AT 3:02 PM SEPTEMBER 22, 2014
ADD A COMMENTSEE ALL COMMENTS
Not long after officers had determined there was no more evidence to be found in the area they had taped off, a street lamp that had been illuminating the crime scene suddenly switched off. A supervisor jokingly asked one of his officers if he tripped on an extension cord as he walked out of the alley.
Police used the brights on the front of their Tahoe to light up the scene.
As the evidence technician wrapped up his work about 90 minutes after the shooting, another shell casing and another live round were found near an alley a short block away, between Harding and Pulaski.
Two sergeants and their officers walked over, trying to make sense of it: The man said he was shot where police first found shell casings, so why were there shell casings a block away? Would the shooter been able to hit him that accurately from that distance? Could he have been getting chased and didn’t mention it or wasn’t running the way he said he was?
The shooting capped a weekend that saw a return to summer levels of violence: Three people killed and 30 wounded.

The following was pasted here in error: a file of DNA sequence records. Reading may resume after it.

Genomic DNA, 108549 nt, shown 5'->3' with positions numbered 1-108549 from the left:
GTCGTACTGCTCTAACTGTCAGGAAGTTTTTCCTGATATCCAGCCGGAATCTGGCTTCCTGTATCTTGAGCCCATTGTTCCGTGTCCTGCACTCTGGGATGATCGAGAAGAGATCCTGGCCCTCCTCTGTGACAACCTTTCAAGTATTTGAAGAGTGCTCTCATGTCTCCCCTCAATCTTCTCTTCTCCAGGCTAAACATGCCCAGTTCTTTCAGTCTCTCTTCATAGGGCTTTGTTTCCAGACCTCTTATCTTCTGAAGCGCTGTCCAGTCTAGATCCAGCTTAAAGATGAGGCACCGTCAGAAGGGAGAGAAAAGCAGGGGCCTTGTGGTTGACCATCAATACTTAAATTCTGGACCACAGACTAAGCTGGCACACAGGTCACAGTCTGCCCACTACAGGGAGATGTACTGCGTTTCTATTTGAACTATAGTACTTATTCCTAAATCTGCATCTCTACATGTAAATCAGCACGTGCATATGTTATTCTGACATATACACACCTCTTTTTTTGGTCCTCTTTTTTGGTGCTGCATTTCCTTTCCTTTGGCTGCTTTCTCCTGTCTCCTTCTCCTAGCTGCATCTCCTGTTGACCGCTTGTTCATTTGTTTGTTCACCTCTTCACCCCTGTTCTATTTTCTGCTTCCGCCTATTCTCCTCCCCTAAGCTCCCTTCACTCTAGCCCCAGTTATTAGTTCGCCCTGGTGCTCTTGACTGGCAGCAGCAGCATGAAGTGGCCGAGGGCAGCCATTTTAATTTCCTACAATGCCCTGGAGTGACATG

• Between Saturday afternoon and Sunday morning, at least one man was killed and 13 wounded. Davontae Harrison, of the 600 block of North Troy Street, was shot about 6:50 p.m. Saturday while driving his car on the West Side. He was pronounced within an hour of the shooting at Mount Sinai Hospital.
• Between Friday afternoon and Saturday morning, at least two people, both teenagers, were killed and 13 people were wounded.
Cortez Rivers, 16, of the 400 block of West Jackson Boulevard, was shot and killed in the West Garfield Park neighborhood on the West Side about 4:10 a.m. Saturday. He was among at least seven people shot in that area that night.
The second gunshot fatality was 19-year-old Markise Darling, of the 1600 block of West 61st Street. He was shot in the block where he lived in the West Englewood neighborhood on the South side and died a day later at Advocate Christ Medical Center.
US intelligence failed to find any specific Islamic State plots against America, President Barack Obama said in an opinion piece. Despite the lack of direct threats, Obama promised not to leave the group unchecked, vowing to ultimately destroy it.
“Our intelligence community has not yet detected specific ISIL plots against America. But its leaders have repeatedly threatened America and our allies, and if left unchecked, they could pose a growing threat to the United States,” Obama wrote in the Tampa Bay Times on Sunday.